The future is like a blank piece of paper and there’s nothing more foreboding that being faced with a white sheet of paper when you’re not sure what you’re expected to say. But who says you’ve got to write anything? You could draw on it, scribble on it, fold it up and put it in your pocket, rip it to shreds or make an origami water bomb out of it. It’s your future—you’re the one who has to live in it when everyone has long run out of remarks to pass about it. Remember that.
There comes a time when every generation has to pass on the torch and it would be nice if there was a moment when that happened, when one generation formally ended, but that’s not how it works; one generation seeps into the next. It’s like growing up. There’s no day when you stop being a boy and become a man but one day you look in the mirror and wonder who this old fart is looking back at you. We lose our innocence earlier and earlier and I don’t care what the Jews say, no one’s a man at thirteen. Thirty, perhaps. According to this article in The Telegraph men don’t actually grow up until they’re forty-three, eleven years later than women.
Like most kids I used to collect comics. British comics were okay but I really loved the American stuff—both Marvel and DC equally, although I’m more of a DC man these days—and one of the ones that stuck with me was Action Comics #393 from October 1970. Not the main story, the second one: ‘The Day Superboy became Superman’. I don’t remember the details—if you’re interested you can read about them here—but it was the title, the idea that you would know when it happened. It didn’t happen when I was eighteen. It didn’t happen when I turned twenty-one. It didn’t happen the first time I had sex. But somewhere along the line when I wasn’t paying full attention it happened.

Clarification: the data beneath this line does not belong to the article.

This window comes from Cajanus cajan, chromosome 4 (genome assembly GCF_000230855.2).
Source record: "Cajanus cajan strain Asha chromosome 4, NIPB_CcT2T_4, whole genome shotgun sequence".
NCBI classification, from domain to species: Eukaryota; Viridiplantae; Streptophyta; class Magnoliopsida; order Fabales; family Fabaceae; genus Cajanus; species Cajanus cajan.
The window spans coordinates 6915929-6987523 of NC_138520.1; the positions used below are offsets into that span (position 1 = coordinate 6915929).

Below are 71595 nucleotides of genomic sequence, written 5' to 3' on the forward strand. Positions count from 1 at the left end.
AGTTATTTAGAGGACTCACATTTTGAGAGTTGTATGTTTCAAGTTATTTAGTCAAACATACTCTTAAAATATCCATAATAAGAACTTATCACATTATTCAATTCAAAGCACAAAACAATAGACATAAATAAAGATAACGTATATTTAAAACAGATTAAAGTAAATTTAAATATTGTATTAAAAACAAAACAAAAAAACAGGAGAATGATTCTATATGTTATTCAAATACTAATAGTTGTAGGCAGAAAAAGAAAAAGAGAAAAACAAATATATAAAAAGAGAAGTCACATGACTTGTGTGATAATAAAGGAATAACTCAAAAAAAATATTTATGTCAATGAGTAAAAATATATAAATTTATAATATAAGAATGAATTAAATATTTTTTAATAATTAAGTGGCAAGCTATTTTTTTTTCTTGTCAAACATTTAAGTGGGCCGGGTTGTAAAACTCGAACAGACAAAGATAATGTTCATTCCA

Googling the expression “grown-up writer” brings up some interesting results. It’s obvious from reading these posts that there a lot of people out there who realise that they’ve been playing at writing and not treating the thing seriously. For some all writing will ever be is a hobby—they’re working for forty, fifty, sixty hours a week and writing is an escape (it’s hard to think about it as work)—but even for those who’ve moved past that and see their writing as a vocation—albeit a very poorly paid one—are probably still resistant to thinking of writing as work because writing’s fun and since when was work fun? I think for me the day—this is a hypothetical day you have to understand—I looked in the mirror and saw a writer looking back at me was the day I became a grownup writer. I’d probably been one already but there comes a point when you have to acknowledge the fact publicly and not apologetically. I suppose it’s a bit like coming out:
"So you are a
and I felt unclean
and wanted my closet back.
23 March 1989
So, yes, to the next generation I’d say: Grow up. The future needs grownups. You can do a lot with a blank sheet of paper. Just don’t screw it up.